NEW YORK (PNS) — While many 21-year olds are escaping the pressure of college courses on a beach during spring break, Kathryn Urban decided to head for the United Nations and the Commission on the Status of Women (CSW) as part of the Presbyterian Church (U.S.A.) delegation. During the day she is learning about the challenges women face around the world and she’s spending her nights in a hostel several blocks away.
Urban, a junior at George Washington University studying International Affairs and Security Policy, is no stranger to world politics. She spent part of semester in Rwanda researching Chinese investment there. While researching, she would experience intimidation tactics like being followed or getting middle of the night phone calls from unknown callers who knew her name. But Urban’s passion for politics and policy remains undeterred as she imagines how big ideas can be translated to the local level.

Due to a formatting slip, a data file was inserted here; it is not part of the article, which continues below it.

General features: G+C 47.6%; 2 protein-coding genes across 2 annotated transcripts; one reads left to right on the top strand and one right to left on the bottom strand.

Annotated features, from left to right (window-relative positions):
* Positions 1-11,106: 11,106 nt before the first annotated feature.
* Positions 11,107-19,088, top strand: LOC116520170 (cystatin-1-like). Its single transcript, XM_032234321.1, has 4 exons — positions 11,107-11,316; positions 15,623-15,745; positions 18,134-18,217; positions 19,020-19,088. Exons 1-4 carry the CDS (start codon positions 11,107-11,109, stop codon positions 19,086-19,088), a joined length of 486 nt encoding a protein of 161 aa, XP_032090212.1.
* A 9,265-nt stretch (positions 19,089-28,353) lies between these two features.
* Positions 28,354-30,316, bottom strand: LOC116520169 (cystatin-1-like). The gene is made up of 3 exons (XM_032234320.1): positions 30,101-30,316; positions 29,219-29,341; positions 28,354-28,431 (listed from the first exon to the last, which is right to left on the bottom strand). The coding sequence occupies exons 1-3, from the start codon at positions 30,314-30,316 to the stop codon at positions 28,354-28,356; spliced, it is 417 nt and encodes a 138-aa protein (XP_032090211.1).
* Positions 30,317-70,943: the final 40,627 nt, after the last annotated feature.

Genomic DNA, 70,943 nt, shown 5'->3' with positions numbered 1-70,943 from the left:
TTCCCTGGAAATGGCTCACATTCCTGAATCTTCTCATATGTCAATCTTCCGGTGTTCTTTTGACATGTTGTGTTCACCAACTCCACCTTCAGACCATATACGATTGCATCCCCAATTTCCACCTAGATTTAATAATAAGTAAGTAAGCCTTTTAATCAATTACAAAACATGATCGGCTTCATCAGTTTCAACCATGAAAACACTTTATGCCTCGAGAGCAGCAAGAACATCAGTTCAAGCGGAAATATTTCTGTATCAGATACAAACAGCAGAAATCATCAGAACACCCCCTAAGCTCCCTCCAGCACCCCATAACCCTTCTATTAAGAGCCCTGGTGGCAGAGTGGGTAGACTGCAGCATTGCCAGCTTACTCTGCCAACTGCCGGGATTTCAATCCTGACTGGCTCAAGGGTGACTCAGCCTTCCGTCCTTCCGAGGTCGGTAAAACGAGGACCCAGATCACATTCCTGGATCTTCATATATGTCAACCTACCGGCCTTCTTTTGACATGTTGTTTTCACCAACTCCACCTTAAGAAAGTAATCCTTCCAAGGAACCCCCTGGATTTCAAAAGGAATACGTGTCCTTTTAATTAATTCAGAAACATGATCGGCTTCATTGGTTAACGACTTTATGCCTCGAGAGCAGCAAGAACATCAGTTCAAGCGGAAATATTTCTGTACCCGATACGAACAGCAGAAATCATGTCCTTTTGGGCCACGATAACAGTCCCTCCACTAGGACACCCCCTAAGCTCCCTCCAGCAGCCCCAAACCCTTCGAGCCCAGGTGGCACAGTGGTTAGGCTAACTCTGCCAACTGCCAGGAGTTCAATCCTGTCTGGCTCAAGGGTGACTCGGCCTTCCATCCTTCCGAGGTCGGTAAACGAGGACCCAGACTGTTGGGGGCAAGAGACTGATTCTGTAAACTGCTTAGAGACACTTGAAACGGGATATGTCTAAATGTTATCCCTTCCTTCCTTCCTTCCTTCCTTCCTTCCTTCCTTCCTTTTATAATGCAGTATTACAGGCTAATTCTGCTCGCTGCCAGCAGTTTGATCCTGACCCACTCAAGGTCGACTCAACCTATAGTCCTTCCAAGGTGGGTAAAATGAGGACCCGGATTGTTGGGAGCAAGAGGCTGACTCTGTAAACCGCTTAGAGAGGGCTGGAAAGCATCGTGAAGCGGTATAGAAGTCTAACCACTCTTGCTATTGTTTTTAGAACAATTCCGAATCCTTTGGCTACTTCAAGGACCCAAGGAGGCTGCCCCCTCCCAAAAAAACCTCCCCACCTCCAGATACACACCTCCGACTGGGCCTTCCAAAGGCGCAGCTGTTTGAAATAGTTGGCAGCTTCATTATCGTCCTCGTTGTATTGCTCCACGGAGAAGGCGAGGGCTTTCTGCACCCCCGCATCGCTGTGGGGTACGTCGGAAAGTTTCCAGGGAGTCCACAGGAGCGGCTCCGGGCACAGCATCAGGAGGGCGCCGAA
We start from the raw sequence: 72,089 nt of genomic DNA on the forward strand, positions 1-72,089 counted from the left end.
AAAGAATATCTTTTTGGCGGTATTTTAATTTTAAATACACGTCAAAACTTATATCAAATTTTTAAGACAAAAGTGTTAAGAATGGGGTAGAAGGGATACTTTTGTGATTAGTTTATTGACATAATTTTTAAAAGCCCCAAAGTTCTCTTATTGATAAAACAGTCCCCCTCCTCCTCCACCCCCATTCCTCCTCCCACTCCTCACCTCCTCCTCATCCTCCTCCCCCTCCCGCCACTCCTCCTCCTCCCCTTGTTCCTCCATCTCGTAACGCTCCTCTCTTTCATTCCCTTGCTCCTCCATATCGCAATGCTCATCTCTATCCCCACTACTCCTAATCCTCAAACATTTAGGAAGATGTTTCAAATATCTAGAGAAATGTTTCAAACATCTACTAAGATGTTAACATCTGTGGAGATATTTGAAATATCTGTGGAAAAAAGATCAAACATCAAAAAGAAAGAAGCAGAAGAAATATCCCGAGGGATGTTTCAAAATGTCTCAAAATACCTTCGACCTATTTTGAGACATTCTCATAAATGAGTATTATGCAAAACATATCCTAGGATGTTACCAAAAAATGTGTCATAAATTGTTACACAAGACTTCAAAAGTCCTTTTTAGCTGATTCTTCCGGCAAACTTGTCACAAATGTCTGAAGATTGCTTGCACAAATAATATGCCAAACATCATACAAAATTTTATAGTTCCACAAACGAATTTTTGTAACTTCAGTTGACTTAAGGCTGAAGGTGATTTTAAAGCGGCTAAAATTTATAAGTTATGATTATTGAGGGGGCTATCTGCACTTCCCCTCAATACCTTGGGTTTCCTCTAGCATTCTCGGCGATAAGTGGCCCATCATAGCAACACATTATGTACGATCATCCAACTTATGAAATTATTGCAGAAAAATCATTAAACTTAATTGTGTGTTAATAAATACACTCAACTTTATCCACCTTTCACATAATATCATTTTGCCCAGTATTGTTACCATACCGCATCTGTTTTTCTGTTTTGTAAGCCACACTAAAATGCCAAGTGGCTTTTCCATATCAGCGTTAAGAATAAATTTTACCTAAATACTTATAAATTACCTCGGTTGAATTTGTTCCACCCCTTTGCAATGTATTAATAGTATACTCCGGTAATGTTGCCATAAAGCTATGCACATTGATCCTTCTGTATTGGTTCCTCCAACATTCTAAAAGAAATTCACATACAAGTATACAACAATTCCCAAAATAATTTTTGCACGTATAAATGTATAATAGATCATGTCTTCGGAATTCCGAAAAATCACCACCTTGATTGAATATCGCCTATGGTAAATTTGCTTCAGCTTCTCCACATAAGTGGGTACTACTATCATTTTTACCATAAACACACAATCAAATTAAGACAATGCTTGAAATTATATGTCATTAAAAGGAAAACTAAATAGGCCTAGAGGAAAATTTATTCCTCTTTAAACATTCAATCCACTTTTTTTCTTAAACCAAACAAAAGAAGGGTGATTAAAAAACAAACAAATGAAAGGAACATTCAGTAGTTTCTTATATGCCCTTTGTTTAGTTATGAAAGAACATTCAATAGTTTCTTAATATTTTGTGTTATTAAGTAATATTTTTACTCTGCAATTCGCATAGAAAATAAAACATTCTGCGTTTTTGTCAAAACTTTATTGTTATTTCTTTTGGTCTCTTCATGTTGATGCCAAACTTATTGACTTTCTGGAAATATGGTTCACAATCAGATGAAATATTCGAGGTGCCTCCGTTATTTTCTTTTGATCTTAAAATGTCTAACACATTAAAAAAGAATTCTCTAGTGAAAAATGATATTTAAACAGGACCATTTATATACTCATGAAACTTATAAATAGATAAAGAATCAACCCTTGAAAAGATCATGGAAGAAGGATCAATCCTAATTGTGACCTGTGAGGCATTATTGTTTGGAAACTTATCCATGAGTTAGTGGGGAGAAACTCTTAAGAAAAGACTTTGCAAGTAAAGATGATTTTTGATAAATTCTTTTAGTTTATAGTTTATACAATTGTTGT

Despite her age, Urban is typical of many of the national and international CSW participants. They are passionate, accomplished, eager to learn more and plan take what they learn home to change their worlds.
Urban is looking forward to using her experiences at CSW to inform the work she does with youth at the Western Presbyterian Church in Washington DC. She’s planning to create an all-ages Sunday school curriculum based on the women of the Bible — a curriculum that will be influenced by the stories that she’s heard from other women. She also hopes to create a retreat for young adults on women’s issues.
“The kids in the DC area already have a global perspective since most of their parents work for the Department of State or work on the Hill,” Urban said. “But the first-person international stories here are more powerful because they aren’t filtered through the lens of U.S. policy.”